But will I #FeeltheBern or #StandwithHer when I early vote in Florida this weekend?
I still don’t know. There will be a lot more research in the coming days. But rest assured, your Resident Legal Diva will be voting, because your vote is your voice. Too many people died for me and you to have the right to vote!!
The second in a series of panels sponsored by the National Black Prosecutors Association (NBPA) aimed at educating young men of color was held at Ponce Middle School in Miami. Please click the link above for this article, showing professionals and law enforcement working together to help the young men in the community. We have three more panels coming in the next two weeks.
Follow me on Twitter @ResLegalDiva, or email me directly for more information.
First row L-R: Miami Central Vice Principal Lita Thompson, Melba Pearson, Ronald Dowdy, Gera Peoples, Sgts Louis and Pierre, Principal Gregory Bethune.
Back row: Markenzy Lapointe, Bruce Brown and Brian Kirlew
Not pictured: Pastor Carl Johnson.
This past week, the National Black Prosecutors Association (NBPA) hosted a series of panel discussions entitled “Real Talk: Lessons Learned from Trayvon Martin”. The panels were geared towards young African American men attending high school and middle school. Both Atlanta and Miami held these discussions in recognition of the two year anniversary of the shooting death of unarmed teen Trayvon Martin. Six high schools in Atlanta participated, including Benjamin Banneker, and Southwest Dekalb High.
In Miami, 75 male students of color at Miami Central High School engaged in small group
discussions on the topics of Crime, Consequences, and Options. The Crime panel included
Miami-Dade Police Department Homicide Det. Closel Pierre, who talked about seeing the
tragedies that violence brings on a daily basis. Federal prosecutor and NBPA National
President Bruce Brown hammered home the importance of finding a positive influence. “My positive influence was my mom. One, because I was afraid of her, and two because I didn’t want to let her down.” Sgt. Greg Louis of the Miami-Dade Police Crime Suppression Team opened up about his own challenges of growing up in a tough area. His focus during his youth was on sports activities. Sgt. Louis reminded the boys that “nothing short term is going to last. Where would I be if I had let people talked me into hanging out instead of going to practice? Don’t let peer pressure get the best of you”.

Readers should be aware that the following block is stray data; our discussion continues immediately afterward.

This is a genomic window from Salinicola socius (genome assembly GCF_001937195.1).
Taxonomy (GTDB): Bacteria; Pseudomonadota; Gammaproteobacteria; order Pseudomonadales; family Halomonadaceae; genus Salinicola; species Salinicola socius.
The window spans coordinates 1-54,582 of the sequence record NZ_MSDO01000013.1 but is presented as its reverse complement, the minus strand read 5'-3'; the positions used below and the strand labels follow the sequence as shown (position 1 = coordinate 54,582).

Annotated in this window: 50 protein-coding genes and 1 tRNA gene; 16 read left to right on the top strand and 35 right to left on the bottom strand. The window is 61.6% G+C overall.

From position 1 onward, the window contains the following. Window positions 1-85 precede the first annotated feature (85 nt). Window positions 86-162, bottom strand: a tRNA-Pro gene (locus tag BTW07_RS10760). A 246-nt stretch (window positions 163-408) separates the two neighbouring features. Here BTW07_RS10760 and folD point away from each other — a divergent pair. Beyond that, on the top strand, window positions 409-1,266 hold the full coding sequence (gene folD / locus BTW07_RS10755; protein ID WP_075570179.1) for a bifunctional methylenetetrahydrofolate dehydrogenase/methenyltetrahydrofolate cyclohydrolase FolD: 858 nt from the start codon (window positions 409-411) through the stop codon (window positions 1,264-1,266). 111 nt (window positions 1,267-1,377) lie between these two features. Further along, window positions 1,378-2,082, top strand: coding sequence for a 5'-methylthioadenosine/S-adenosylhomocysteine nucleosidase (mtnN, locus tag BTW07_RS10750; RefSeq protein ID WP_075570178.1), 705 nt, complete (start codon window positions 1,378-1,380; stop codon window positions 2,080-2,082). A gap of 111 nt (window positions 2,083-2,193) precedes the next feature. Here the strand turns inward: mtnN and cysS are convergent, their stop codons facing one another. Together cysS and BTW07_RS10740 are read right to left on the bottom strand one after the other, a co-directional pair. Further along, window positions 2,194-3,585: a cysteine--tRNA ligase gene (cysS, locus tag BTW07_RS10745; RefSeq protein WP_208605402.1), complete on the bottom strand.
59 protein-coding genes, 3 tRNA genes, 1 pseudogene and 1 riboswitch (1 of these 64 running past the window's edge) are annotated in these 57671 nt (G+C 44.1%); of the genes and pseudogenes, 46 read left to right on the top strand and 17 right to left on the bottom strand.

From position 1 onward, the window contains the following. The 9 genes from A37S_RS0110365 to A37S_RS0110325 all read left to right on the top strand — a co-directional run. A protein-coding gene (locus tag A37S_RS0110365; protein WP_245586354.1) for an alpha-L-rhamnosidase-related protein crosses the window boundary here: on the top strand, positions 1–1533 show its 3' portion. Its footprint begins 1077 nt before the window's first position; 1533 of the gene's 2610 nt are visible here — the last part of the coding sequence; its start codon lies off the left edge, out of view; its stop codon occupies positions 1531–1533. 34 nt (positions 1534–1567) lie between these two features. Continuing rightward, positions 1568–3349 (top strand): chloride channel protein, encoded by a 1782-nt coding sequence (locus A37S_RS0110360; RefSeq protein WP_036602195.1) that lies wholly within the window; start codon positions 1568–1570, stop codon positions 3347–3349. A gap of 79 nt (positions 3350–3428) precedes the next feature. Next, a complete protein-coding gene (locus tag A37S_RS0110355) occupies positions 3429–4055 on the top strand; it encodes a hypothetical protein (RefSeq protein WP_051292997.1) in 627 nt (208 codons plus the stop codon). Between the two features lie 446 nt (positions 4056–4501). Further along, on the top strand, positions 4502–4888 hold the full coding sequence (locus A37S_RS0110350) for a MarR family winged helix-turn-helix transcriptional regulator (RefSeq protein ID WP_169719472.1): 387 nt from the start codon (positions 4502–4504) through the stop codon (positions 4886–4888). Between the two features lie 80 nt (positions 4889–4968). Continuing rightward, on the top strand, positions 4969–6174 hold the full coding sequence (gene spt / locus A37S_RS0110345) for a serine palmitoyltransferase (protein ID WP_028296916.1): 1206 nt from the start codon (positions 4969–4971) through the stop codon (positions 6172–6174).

The Consequences panel featured a state prosecutor, a federal prosecutor, and a public
defender. This panel encouraged the young men to think about the consequences of their
actions, and what the repercussions can be of being in the criminal justice system. Brian
Kirlew, a public defender, echoed the sentiments of staying away from crime, but also told the boys “America is a very forgiving place if you are willing to change your behavior. Don’t let past mistakes hold you back”. Federal prosecutor Gera Peoples took a different tactic, by informing the boys of the realities of going to prison. “Think about the consequences to your family”, he implored.
The last panel, Options, included a stirring message from Pastor Carl Johnson of the 93rd
Street Community Baptist Church, and Mark Lapointe, partner at the firm Boies, Schiller and Flexner, LLP. Pastor Johnson rallied the boys to action, stating “your ways determine your walk; get your personality on track, and don’t leave high school without a plan.” On the topic of violence he stated ” if you are confronted with violence, do not let someone draw you out of your personality and lead you down the path of wrong. Stand firm in who you are and walk away”.
Much like some students, a number of the speakers came from single parent families — but
found success through positive role models. The message that was reiterated by all of the
speakers was access. As the event closed, Principal Bethune informed the boys that all of the speakers agreed to be available at any time in the future to give guidance, and answer
The event was an overwhelming success, and will be repeated in Miami schools throughout the next few weeks. This program is critical to bringing encouragement to young men that are often labelled and forgotten.
Melba Pearson is an attorney in Florida. Follow her on Twitter at @ResLegalDiva.
She is also the Southeast Regional Director for the National Black Prosecutors Association. For more information about NBPA go to http://www.blackprosecutors.org.
Legal Divas of Color: Gwen S. Cherry
Born in Miami, Florida in 1923, Gwen Sawyer Cherry was a trailblazer like no other. She earned three degrees between 1946 and 1965, while mothering two children. Her bachelor’s degree and law degree were from Florida A&M University; she also earned a master’s degree in science from New York University and studied at three other out-of-state universities. She later returned to FAMU to be a law professor.
Upon her graduation from law school, Ms. Cherry became Miami-Dade County’s first African American female attorney.